JOPLIN, Mo. – Established in 1841, Peace Church Cemetery is the second oldest cemetery in Jasper County. Peace Church, established the year before, disappeared board by board over the years. Now, all that remains are the burial grounds.
Before Joplin was established in 1873, Peace Church Cemetery was located in the Lone Elm community of about 2,500 residents. The cemetery was established by generations of families in the area who needed a forever resting place for their loved ones and wanted to stick together.
“Everybody just kind of picked their own area. There was never a charge here, it’s still that way… Nobody disturbed it, nobody bothered it. People would know ‘this belongs to so and so,'” said Jim Beeler, Sexton of Peace Church Cemetery Association.
As many as 2,000 southwest Missouri pioneers and family members are buried at Peace Church Cemetery, including veterans from the Civil War, Spanish-American War, both World Wars, the Korean War and the Battle of Carthage.
Although the cemetery is mostly built on family plots, the first individual buried at Peace Church Cemetery was a black child who worked on a salt freighter. On a journey back from St. Louis to Oklahoma, the boy became sick.
“It was on one of those return salt hauls that one of his Negro employees became ill,” A History of Peace Church Cemetery, 1961.
The boy died as they arrived at the Lone Elm area. They found a spot at the top of a hill in Peace Church Cemetery to bury him. No name was recorded and his grave was unmarked.
In 1846, the first recorded burial at the cemetery took place: local Sarah Tingle, who died during childbirth.
Because it doesn’t cost to use the cemetery, many unknown and unmarked burials took place throughout the years.
“Burials of later years have been mostly from poorer families who chose Peace Church Cemetery because its grave ‘rights’ were free. Most of the new graves are poorly marked,” Old Peace Church and Cemetery by Dolph Shaner, 1942.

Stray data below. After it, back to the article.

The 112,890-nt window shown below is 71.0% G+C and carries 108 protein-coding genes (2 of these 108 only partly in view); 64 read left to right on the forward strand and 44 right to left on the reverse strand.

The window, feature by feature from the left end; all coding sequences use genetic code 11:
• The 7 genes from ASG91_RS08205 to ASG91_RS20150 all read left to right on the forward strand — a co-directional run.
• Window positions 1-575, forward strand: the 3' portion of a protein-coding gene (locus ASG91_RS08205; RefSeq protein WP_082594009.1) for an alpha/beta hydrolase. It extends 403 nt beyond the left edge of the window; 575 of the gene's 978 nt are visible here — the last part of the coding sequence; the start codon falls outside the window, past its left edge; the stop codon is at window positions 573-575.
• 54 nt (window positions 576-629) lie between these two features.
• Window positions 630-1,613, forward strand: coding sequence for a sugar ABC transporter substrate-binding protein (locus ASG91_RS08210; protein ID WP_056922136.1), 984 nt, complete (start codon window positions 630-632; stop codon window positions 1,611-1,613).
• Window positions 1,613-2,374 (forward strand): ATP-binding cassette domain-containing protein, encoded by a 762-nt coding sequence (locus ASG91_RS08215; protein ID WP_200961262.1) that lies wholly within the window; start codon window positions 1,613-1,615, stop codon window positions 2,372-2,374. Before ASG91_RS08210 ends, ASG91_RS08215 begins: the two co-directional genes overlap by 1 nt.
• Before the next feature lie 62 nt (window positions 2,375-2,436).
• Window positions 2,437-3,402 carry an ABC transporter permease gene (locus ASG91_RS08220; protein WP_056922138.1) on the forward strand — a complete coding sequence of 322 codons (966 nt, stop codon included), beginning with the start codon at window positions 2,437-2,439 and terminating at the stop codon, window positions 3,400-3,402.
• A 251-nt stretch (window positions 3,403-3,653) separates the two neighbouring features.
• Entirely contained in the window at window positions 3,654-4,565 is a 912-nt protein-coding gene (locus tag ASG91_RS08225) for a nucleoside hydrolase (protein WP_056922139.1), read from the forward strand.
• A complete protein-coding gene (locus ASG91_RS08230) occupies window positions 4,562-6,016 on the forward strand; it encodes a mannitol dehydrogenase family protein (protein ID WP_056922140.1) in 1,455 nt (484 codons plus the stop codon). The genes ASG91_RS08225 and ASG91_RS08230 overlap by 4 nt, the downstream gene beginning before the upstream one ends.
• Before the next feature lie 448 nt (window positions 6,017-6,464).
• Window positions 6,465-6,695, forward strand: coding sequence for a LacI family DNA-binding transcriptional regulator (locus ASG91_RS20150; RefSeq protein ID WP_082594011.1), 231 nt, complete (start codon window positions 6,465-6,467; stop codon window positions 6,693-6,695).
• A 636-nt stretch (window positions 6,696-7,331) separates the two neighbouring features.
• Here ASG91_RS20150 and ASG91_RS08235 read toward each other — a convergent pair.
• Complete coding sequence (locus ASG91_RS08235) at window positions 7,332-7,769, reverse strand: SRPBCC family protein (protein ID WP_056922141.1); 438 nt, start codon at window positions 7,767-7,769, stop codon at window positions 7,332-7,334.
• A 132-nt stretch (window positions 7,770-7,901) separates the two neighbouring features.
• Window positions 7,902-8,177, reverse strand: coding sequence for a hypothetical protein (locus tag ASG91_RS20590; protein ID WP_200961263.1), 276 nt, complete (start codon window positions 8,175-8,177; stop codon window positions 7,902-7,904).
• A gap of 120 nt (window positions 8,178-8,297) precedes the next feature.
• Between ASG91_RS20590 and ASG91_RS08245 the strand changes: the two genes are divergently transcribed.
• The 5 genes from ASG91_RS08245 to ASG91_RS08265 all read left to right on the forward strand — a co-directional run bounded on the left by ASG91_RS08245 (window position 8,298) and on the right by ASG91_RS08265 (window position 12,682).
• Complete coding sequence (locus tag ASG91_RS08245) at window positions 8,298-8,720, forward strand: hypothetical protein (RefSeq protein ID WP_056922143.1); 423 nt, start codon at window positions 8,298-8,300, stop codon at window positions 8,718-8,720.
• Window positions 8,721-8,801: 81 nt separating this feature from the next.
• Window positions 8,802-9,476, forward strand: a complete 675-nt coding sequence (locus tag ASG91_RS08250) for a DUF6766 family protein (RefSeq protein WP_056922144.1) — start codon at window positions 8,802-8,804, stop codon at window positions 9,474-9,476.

But the cemetery’s infamous burial is that of Joplin native Billy Cook, who was buried just outside of cemetery grounds. In 1950, Cook murdered six individuals across six states. Two years later, he was executed in California and sent to Peace Church Cemetery, where he was buried in an unmarked grave.
Up until 2003, individuals were still being buried at Peace Church Cemetery.
As time passed, the cemetery returned to nature, unmaintained for many decades.
In 1956, the Peace Church Cemetery Association was established by Lillian Geer to keep up with the historic site. In 2015, the association was reenacted and the cemetery’s revitalization began.
Even just a few years ago, all that could be seen at Peace Church Cemetery was overgrowth. Some areas couldn’t be accessed and grave stones hadn’t seen the light of day.
Now, the cemetery is maintained regularly and fully open. To this day, unmarked graves are still being located and individuals who have passed on are being recognized.
That occurs when one marked grave is surrounded by sunken in spots, indicating that there are more graves that were left unidentified.
Because these are usually family plots, the name on the marked grave tells the Peace Church Cemetery Association what to research, thus determining the family members buried around the marked grave.
“We may not know the succession of which one is in which, but that doesn’t make any difference at this point in time. We know that they’re all right there,” explained Beeler.
Beeler makes flat grave stones with the individual’s name, their birth and death date, and their relation to the family – depending on what information is available.
For the graves that are unidentifiable, Beeler makes stones marked “grave.”
By the time all the unmarked graves are marked, Beeler will have made close to 300 grave stones.
To organize the layout, Beeler split the cemetery into grids, designated by markers on the ground and digitized in a computer system. Now, if someone is trying to locate a specific grave, it can be looked up digitally and pinpointed on the map.
Although so much work has been done, the effort doesn’t stop. The group is always seeking volunteers to mow and weed eat individual grids.
“We’re still needing volunteers… They take one area and that’s theirs to maintain every two weeks. They come out anytime during the week they want to or on the weekend and cut that area,” said Beeler.
Each grid is assigned to a volunteer. Upon adopting a grid, a sign gets placed on the grid with the volunteer’s name. Maintaining the overgrowth of your grid takes about one hour, equally about 14 hours of volunteer work a year.
“We just want people to say ‘hey, I made a difference out there at Peace Church Cemetery,'” said Beeler.
On top of regular maintenance and marking graves, the group is also still filling graves and repairing and straightening grave stones.
The importance of keeping up with this historic cemetery lies in maintaining the memory and integrity of the dead.
“Everybody’s deserving of recognition. We live, we’re recognized. When we die, we still need to be recognized. We’re part of somebody’s family and everybody is deserving of of that recognition,” said Beeler.
To become a Peace Church Cemetery volunteer, message its Facebook page, Peace Church Cemetery.